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Tin soldiers and Nixon

May 2016

On 22 May 2016, I visited Kent State University, the site of the Kent State shootings where, on 4 May 1970, members of the Ohio National Guard fired upon unarmed students protesting President Nixon and the bombing campaign of Cambodia.  The campus has the May 4 Museum, a monument to the students who died and a self-guided walking tour of the shooting site.  I was inspired to write the following poem:


They sang about 4 dead

On a university campus in Ohio

Sixty-seven shots fired

At students protesting the Cambodian invasion

Free speech can have consequences

But death should never be one of them

All it took was 13 seconds

And 4 young voices were silenced forever

What began as a protest in near the Victory Bell in the Commons

 A grassy knoll in the centre of the campus

They were ordered to clear the Commons and refused

So Ohio National Guardsmen fixed bayonets and advanced

The students retreated up Blanket Hill, past Taylor Hall

The guardsmen followed and after reaching the Pagoda

Fired their rifles on the students gathered in the parking lot below

On that bright sunny day

Jeffrey Miller, Alison Krause, William Schroeder and Sandra Sheuer

Were killed

Joseph Lewis, Jr., John Cleary, Thomas Mark Grace, Alan Canafora, Dean Kahler, Alan Wrentmore, James Russell, Robert Stamps, Donald Scott MacKenzie were all wounded

While Miller and Krause were active participants in the protest

Scheuer and Schroeder, who was coincidentally a member of the campus ROTC Battalion,

Were simply walking from one class to their next when shot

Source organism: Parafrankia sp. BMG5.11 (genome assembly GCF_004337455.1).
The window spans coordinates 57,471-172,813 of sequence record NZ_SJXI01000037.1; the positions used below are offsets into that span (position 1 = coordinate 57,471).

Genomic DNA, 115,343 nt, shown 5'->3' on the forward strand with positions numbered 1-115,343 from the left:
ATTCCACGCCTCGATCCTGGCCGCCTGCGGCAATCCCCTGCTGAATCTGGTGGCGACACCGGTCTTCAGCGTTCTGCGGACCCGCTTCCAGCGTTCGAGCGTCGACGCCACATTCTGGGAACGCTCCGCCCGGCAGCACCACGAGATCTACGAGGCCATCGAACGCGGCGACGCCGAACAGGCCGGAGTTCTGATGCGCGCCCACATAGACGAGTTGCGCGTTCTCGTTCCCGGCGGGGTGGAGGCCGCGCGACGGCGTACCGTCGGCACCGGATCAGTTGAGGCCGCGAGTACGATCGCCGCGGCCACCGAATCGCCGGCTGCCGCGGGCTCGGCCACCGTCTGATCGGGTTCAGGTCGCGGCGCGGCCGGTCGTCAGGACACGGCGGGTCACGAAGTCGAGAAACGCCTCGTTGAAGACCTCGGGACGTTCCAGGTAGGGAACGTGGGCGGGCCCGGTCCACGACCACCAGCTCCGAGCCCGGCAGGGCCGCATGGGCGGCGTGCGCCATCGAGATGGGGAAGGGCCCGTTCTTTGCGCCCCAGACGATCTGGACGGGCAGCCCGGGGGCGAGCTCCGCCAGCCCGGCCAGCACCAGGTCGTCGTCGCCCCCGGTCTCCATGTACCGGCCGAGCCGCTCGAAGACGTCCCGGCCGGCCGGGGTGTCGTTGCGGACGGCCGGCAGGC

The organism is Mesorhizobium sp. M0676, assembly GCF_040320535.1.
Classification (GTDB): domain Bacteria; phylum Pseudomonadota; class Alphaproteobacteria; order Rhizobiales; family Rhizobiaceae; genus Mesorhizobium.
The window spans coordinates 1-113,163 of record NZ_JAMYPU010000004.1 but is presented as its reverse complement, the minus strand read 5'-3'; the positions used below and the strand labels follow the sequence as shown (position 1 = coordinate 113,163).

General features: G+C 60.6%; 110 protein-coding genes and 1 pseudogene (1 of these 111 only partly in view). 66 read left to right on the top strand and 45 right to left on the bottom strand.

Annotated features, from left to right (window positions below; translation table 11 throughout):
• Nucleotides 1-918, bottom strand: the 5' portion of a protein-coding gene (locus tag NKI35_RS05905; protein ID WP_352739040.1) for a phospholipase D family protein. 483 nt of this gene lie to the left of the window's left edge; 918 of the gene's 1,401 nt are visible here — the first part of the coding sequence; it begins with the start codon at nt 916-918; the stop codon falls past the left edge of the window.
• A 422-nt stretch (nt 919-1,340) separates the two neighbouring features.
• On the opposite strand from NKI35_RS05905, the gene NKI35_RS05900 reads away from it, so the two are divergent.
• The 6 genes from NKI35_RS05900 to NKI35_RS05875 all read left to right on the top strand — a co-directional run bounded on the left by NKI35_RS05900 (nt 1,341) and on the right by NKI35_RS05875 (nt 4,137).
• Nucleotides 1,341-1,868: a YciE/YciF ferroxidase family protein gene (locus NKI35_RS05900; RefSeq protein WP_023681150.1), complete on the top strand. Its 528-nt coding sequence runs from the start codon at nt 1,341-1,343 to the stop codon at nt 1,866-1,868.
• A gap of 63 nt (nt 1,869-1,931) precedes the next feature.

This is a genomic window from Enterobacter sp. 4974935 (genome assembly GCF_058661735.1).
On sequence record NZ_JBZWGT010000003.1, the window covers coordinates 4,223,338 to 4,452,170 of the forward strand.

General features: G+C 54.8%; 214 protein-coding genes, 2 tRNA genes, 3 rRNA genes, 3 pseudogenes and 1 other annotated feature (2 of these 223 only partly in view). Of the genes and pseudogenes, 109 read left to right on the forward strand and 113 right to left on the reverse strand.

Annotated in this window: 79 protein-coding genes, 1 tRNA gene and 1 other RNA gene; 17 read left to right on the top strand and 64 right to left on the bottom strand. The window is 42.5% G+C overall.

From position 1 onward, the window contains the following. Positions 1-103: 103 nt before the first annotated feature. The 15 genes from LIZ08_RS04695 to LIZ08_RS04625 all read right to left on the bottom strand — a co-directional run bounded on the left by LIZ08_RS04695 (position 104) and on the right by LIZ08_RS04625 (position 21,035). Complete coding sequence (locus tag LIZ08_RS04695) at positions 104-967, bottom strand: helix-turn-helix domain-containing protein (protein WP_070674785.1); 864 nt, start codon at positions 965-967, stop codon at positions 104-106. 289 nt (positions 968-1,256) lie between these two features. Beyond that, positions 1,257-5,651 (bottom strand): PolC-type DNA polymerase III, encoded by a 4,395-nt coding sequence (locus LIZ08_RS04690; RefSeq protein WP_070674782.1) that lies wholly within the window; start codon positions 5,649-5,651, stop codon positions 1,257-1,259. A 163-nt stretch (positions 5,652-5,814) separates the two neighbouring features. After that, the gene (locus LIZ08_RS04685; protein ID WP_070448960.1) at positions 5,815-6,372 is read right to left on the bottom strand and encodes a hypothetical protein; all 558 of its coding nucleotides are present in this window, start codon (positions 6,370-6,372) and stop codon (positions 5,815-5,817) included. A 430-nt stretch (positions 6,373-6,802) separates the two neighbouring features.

A cruel twist of fate

Photos of the shooting were distributed across the world, including the photo of Mary Ann Vecchio

Kneeling over the lifeless body of Jeffrey Miller

Screaming out in horror at what she had just seen

Taken by Kent State photojournalism student John Filo

The haunting picture became an ingrained image in the anti-Vietnam movement

A movement that caused the only nationwide student strike in U.S. history

With over 4 million students protested and hundreds of American colleges and universities

Eight of the guardsmen were charged

But all charges were dismissed

A civil suit was launched

In the end, $675,000 was the value of 4 dead and 9 wounded

Thirty-seven years later, a long lost reel-to-reel tape surfaced

The only known audio-recording of the shooting

Recorded by Kent State Communications student Terry Strubbe

It clearly revealed that an order to fire had been given to the guardsmen

Now all that the dead left behind for their families

Are the photos and memories of their lives

Ones cut down too short

On a sunny day in May

Now a monument to the victims sits beside Taylor Hall, with individual monuments to each of the deceased

Placed at the spot where they fell that day in May

When 13 shots rang out

And the innocence of Kent State ended

About the author

Bruce Forsyth

Bruce Forsyth served in the Royal Canadian Navy Reserve for 13 years (1987-2000). He served with units in Toronto, Hamilton & Windsor and worked or trained at CFB Esquimalt, CFB Halifax, CFB Petawawa, CFB Kingston, CFB Toronto, Camp Borden, The Burwash Training Area and LFCA Training Centre Meaford.

Permanent link to this article: https://militarybruce.com/tin-soldiers-and-nixon/

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